Suzanne Fields

"What's a granny worth?" The question, if not necessarily granny, is worth a free lunch on Washington, so the house was packed for a symposium at the American Enterprise Institute. The organizers not only ran out of seats, but out of knives and forks at the buffet table as well as copies of the institute's white papers (the lifeblood of Washington wonkery).

"You can read them on our Web site," I was told ( I did, and others should, too, but if you're not familiar with the arcane vocabulary of think-tank economics, they're difficult. "Little Red Riding Hood" this is not.

The question, however, is important for lots of reasons. It tells us a lot about how Washington works, how politics plays into decisions, the way the bean counters influence information and the way special interest groups spin - and distort - information.

An estimate of Granny's worth is important to policy-makers in a cost-benefit analysis of the "Clear Skies," or clean-air, legislation. The "worth" of someone over 70 was reckoned by somebody in the government to be $2.3 million, compared to $3.7 million for someone younger than that. This demonstrates the effects of inflation, I suppose, since someone in Tin Pan Alley once found his million-dollar baby in the five-and-ten cent store, but the government's estimate was anything but music to the ears of organized Americans of 70.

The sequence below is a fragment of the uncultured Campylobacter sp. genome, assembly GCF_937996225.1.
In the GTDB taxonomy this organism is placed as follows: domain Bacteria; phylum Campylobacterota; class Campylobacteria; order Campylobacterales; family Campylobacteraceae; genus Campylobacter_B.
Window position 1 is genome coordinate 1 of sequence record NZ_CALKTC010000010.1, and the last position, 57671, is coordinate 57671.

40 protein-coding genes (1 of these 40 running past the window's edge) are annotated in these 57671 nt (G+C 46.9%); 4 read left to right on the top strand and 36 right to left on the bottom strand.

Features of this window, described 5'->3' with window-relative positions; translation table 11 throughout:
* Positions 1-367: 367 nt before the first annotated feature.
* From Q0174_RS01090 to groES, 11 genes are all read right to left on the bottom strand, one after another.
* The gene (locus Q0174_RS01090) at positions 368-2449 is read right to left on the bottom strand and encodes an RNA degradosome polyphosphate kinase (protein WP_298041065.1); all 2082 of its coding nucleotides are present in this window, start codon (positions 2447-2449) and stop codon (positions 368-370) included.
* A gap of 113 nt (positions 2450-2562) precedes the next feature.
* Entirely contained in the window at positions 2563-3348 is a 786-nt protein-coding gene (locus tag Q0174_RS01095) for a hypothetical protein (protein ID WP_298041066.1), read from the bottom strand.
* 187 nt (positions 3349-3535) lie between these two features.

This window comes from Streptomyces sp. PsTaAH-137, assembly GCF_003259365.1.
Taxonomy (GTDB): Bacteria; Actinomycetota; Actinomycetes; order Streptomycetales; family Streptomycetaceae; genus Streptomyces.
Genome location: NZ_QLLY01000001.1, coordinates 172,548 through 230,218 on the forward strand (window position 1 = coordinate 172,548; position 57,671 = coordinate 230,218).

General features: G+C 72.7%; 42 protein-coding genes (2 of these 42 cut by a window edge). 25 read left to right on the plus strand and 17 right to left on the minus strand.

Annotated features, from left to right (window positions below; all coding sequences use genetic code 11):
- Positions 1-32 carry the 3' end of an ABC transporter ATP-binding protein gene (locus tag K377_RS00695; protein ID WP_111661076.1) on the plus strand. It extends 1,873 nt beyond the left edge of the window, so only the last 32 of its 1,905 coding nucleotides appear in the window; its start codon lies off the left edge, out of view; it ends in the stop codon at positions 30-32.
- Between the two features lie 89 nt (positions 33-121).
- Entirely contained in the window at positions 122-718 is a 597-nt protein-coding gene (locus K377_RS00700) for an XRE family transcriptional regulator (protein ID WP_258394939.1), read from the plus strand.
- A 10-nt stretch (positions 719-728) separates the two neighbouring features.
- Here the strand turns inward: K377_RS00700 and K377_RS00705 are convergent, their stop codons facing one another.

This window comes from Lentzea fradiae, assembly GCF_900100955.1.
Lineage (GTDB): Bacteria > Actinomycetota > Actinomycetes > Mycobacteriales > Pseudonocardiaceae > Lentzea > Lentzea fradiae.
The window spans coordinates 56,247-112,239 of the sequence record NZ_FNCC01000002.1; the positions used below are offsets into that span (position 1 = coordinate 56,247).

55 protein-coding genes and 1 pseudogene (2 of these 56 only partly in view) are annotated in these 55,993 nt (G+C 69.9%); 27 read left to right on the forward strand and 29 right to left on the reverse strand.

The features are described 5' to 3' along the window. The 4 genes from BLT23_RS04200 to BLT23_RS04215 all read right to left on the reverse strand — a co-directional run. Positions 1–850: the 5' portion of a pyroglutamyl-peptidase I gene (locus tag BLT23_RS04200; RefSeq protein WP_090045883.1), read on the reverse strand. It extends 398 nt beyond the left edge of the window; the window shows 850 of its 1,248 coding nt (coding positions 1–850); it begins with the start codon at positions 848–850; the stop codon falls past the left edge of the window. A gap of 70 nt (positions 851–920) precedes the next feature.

Seniors labeled the estimates the "senior death discount" and environmental groups joined them in decrying the financial formula. The environmentalists were less interested in valuing granny than in fighting "polluters." Less value ascribed to the elderly lowered the estimated cost "benefits" accrued from clean air. The environmentalists printed up leaflets accusing the Environmental Protection Agency of valuing seniors as "worth 3/5 of a Person" - "Senior Discount - 37 Percent Off."

Christie Whitman, administrator of the EPA, saw a public-relations debacle inherent in the spin, and scooted away from it: The EPA had never reviewed it; it came from the White House Office of Management and Budget, and probably over the transom. The spinning was a shame, because the issue is something most of us don't understand and ought to learn more about. A lucid discussion over how the men in green visors who influence specific legislation get their numbers would be very useful.

Suzanne Fields

Suzanne Fields is currently working on a book that will revisit John Milton's 'Paradise Lost.'

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